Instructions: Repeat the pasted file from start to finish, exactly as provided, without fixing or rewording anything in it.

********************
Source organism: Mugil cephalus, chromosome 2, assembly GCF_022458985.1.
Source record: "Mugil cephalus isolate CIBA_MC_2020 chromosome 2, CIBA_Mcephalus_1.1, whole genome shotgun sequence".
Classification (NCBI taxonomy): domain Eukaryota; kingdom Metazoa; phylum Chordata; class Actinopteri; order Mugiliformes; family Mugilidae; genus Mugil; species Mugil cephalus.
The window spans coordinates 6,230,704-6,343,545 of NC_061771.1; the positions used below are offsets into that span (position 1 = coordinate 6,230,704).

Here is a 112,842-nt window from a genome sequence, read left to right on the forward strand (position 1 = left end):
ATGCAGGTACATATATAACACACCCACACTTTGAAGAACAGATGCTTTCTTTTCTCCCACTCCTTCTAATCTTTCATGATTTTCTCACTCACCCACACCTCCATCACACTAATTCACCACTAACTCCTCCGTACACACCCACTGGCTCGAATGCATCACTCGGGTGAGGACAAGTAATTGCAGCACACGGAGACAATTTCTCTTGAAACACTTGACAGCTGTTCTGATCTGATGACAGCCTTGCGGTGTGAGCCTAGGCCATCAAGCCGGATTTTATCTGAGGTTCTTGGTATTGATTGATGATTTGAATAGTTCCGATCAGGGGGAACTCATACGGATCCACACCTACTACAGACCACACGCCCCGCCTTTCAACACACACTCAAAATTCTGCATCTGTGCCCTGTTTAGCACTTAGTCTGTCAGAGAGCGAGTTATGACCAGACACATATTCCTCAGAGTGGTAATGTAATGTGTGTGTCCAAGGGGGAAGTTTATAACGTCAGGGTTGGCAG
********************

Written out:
Source organism: Mugil cephalus, chromosome 2, assembly GCF_022458985.1.
Source record: "Mugil cephalus isolate CIBA_MC_2020 chromosome 2, CIBA_Mcephalus_1.1, whole genome shotgun sequence".
Classification (NCBI taxonomy): domain Eukaryota; kingdom Metazoa; phylum Chordata; class Actinopteri; order Mugiliformes; family Mugilidae; genus Mugil; species Mugil cephalus.
The window spans coordinates 6,230,704-6,343,545 of NC_061771.1; the positions used below are offsets into that span (position 1 = coordinate 6,230,704).

Here is a 112,842-nt window from a genome sequence, read left to right on the forward strand (position 1 = left end):
ATGCAGGTACATATATAACACACCCACACTTTGAAGAACAGATGCTTTCTTTTCTCCCACTCCTTCTAATCTTTCATGATTTTCTCACTCACCCACACCTCCATCACACTAATTCACCACTAACTCCTCCGTACACACCCACTGGCTCGAATGCATCACTCGGGTGAGGACAAGTAATTGCAGCACACGGAGACAATTTCTCTTGAAACACTTGACAGCTGTTCTGATCTGATGACAGCCTTGCGGTGTGAGCCTAGGCCATCAAGCCGGATTTTATCTGAGGTTCTTGGTATTGATTGATGATTTGAATAGTTCCGATCAGGGGGAACTCATACGGATCCACACCTACTACAGACCACACGCCCCGCCTTTCAACACACACTCAAAATTCTGCATCTGTGCCCTGTTTAGCACTTAGTCTGTCAGAGAGCGAGTTATGACCAGACACATATTCCTCAGAGTGGTAATGTAATGTGTGTGTCCAAGGGGGAAGTTTATAACGTCAGGGTTGGCAG